Vuma Levin and Theo Duboule mine the past to interrogate the present

Recordar:  To remember; from the Latin re-cordis, to pass back through the heart”. So runs the opening epigraph to Eduardo Galeano’s Book of Embraces ( ).

That’s the kind of memory guitarist Vuma Levin deals in too. Both his previous albums, the 2015 Spectacle of An-Other ( ) and the 2017 Life and Death on The Other Side of a Dream ( ) drew from South African sonic history – there were spoken texts as well as music – to unpick the complexities and over-determinations of both his own, and the nation’s, identity.

Levin’s third album, In Motion, continues that exploration, but with some intriguing differences from those two. For a start, it’s predominantly a duo album with Swiss guitarist Théo Duboule, though with contributions from trumpeter Marcus Wyatt and Swiss reedman Benedikt Reising (who along with Enoch Marutha will accompany the duo on their SA launch tour, starting on November 8).

Vuma Levin (l) and Theo Duboule (r)

Second – and unsurprisingly, given that – it stars the guitar as, in Levin’s words ( ), “a textural instrument” whose strings may be mediated through digital effects. The duo format, says Levin, permits him “a more intense focus” on sound and texture in both composition and realisation. He’s spoken previously of the influence of Radiohead, and of how Thom Yorke’s approach let him consider “foregrounding the studio as an instrument” ( ).

Neither musician has worked in a duo format before. Levin regularly leads a quintet in the Netherlands, and sometimes here; Lausanne-based Duboule has worked with various groups including the award-winning OGGY and the Phonics. He was also a semi-finalist at the 2016 Montreux Jazz Guitar Competition.

The album comprises seven tracks, two by Duboule and the rest by Levin. The connecting thread is Levin’s three Antique Spoons tracks. Two rest on sampled speech reflections: the first on the politics of memory; the second, in French, on love. The third old spoon is a dense, immersive instrumental construct: guitar lines drawn across thickly textured sound samples like runes incised in clay.

For those who enjoyed Levin’s first two outings (which is most of us who heard them, although the first especially remains difficult to find), the track His Imagined History is a clear bridge between this new work and that, especially the tracks ZAR History Volumes 1&2. We revisit the syncopated handclaps and leg-rattles of historic Khoisan music and the guitar riffs evoking more recent SA styles, but in fragmentary, compressed and allusive forms: this is history rigorously edited and the concision leaves more space for thought. For me, the sonic signifiers posed their questions far more sharply here than on previous outings.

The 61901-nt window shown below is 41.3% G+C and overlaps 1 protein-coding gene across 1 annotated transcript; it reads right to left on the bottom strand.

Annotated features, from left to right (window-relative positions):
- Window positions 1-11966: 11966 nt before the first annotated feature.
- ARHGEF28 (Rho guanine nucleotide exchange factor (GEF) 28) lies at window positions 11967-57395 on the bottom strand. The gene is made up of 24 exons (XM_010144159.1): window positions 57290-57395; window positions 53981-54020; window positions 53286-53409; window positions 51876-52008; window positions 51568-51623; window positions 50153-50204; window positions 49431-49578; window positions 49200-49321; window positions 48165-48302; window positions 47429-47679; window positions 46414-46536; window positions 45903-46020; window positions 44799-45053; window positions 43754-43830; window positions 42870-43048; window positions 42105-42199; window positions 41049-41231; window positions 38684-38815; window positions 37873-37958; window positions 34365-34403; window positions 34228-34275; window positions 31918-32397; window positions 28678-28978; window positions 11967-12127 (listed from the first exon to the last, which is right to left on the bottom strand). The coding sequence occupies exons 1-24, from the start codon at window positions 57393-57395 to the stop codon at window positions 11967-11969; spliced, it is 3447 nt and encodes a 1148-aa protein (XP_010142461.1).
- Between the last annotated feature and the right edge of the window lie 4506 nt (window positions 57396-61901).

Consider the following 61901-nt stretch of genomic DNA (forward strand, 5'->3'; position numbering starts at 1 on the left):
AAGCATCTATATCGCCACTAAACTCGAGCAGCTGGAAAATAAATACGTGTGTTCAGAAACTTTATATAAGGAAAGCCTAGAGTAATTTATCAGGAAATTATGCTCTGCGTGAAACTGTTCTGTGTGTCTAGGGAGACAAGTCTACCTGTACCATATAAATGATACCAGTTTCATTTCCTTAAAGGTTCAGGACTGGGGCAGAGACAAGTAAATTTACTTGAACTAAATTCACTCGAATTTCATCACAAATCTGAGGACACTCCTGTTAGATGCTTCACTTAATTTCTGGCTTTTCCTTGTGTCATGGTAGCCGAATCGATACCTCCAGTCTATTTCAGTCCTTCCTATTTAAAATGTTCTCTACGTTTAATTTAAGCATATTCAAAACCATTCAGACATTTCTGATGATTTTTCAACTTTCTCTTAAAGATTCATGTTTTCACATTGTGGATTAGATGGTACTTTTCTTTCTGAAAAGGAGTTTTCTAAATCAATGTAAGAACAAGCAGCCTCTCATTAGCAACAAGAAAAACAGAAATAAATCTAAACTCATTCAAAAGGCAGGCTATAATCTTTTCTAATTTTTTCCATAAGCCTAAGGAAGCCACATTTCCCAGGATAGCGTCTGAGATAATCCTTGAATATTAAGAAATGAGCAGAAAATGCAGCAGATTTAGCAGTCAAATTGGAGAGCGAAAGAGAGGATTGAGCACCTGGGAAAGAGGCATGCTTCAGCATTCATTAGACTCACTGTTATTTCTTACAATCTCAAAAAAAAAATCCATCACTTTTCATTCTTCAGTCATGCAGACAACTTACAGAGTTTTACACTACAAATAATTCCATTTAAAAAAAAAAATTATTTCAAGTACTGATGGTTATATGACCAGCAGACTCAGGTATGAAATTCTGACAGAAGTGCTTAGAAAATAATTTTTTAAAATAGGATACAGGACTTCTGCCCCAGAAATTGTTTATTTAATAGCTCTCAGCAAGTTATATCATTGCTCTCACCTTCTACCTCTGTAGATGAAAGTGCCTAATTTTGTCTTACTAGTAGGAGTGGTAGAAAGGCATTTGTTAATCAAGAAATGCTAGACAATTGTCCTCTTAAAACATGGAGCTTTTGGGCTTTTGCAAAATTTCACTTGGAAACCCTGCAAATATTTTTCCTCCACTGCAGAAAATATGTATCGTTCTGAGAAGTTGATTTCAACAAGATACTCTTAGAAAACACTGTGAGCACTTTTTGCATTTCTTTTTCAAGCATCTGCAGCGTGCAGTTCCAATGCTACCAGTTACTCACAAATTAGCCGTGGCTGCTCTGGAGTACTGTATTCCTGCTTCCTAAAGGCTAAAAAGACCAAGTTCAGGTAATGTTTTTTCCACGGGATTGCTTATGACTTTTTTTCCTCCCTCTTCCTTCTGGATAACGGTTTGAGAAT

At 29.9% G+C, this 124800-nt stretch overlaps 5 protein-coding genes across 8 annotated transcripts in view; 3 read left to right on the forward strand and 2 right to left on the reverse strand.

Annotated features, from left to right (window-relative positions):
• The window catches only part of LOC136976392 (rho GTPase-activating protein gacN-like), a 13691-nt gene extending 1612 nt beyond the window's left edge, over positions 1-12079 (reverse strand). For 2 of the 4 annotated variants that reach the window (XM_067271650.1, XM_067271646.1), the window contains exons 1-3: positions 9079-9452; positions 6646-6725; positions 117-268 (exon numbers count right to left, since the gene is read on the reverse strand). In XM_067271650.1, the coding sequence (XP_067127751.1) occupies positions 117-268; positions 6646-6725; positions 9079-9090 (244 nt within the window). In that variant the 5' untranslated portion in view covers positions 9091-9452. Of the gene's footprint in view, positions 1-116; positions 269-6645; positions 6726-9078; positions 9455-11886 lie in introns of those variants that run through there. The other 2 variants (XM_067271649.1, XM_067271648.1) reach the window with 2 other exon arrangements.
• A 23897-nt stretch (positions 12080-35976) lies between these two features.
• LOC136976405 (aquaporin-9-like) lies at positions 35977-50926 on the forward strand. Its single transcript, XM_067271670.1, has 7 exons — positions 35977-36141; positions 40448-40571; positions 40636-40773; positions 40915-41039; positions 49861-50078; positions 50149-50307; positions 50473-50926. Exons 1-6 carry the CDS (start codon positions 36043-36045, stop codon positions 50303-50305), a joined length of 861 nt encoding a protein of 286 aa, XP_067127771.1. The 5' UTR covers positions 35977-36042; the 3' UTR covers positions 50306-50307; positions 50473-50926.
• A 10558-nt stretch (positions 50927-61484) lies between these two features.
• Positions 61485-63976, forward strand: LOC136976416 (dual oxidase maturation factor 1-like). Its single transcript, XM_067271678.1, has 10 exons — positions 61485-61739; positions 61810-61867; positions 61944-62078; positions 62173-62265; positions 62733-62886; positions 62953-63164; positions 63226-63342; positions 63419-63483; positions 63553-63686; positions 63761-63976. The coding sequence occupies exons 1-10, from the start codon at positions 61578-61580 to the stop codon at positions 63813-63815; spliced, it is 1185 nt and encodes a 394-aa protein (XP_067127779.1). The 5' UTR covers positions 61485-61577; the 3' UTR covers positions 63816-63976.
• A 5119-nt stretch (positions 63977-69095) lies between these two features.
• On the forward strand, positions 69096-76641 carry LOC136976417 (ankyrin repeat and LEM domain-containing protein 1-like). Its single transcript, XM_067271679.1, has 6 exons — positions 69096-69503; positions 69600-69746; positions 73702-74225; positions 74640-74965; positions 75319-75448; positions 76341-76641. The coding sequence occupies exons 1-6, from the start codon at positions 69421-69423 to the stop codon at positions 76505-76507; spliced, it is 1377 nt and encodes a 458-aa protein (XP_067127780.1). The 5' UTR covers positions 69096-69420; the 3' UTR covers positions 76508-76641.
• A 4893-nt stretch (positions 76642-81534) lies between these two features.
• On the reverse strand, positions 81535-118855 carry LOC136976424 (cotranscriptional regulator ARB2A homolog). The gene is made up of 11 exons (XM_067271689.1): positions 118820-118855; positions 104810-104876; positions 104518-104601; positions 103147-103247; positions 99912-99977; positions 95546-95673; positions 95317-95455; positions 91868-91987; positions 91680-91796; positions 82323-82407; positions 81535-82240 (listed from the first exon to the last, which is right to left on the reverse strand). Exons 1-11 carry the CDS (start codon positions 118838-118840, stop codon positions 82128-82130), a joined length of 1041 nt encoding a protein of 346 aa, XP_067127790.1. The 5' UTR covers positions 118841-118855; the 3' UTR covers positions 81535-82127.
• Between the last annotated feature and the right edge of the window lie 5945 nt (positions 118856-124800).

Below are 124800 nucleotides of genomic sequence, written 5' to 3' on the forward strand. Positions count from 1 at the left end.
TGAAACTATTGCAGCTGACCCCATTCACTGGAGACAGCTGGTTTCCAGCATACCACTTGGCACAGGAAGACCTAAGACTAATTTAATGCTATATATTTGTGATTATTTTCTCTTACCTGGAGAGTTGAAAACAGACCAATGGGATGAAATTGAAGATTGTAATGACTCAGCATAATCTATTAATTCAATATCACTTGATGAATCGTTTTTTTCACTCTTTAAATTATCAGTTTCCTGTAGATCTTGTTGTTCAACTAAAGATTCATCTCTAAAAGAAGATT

Other tracks range across moods, though if there’s a dominant texture it’s echo – something that itself enacts what the album is about. Duboule’s Lennie’s Cottage starts out meandering and bluesy, then slams us with a harsh overlay somewhere between bottleneck and scratch; Levin’s second Spoon offers gentle melancholy; his Airport Terminal a soaring modernist space. But it’s not just titles like that which reflect the album title of In Motion.

We’re all, as Levin often discusses, moving through time – and since that word has more than one meaning, musicians more than most. Historic music such as that of the Khoisan has travelled through time too: it’s not an antique artefact, but contemporary for those who play it today. The sounds themselves move, as they are modulated and looped by effects. Finally, the two guitarists are in conversation, and that entails a great deal of dynamic movement, as the foreground of the soundscape passes between them.

Those guitar conversations convey warm empathy between In Motion’s principals. Not only are the two both exercising a dazzling level of skill, but it feels like Levin and Duboule relish working together. And it’s impossible for a listener not to be captured by that mood. In Motion is a genuinely enjoyable outing, but not one that softens the intellectual punch of Levin’s sonic bricolage. It’s still sound as incisive post-modern analysis – but then, as film-maker Jean-Luc Godard said: “It’s not where you take things from, it’s where you take them to.”

Orbit poster.jpg

  • The Levin/Duboule duo launch In Motion (with guests Benedikt Reising and Enoch Marutha) at the Orbit on Nov 8 ( ); Sophiatown Mix on November 9 (011-673-1271); the Roving Bantu Kitchen on Nov 10 ( ), with a Nov 11 concert venue t.b.c.



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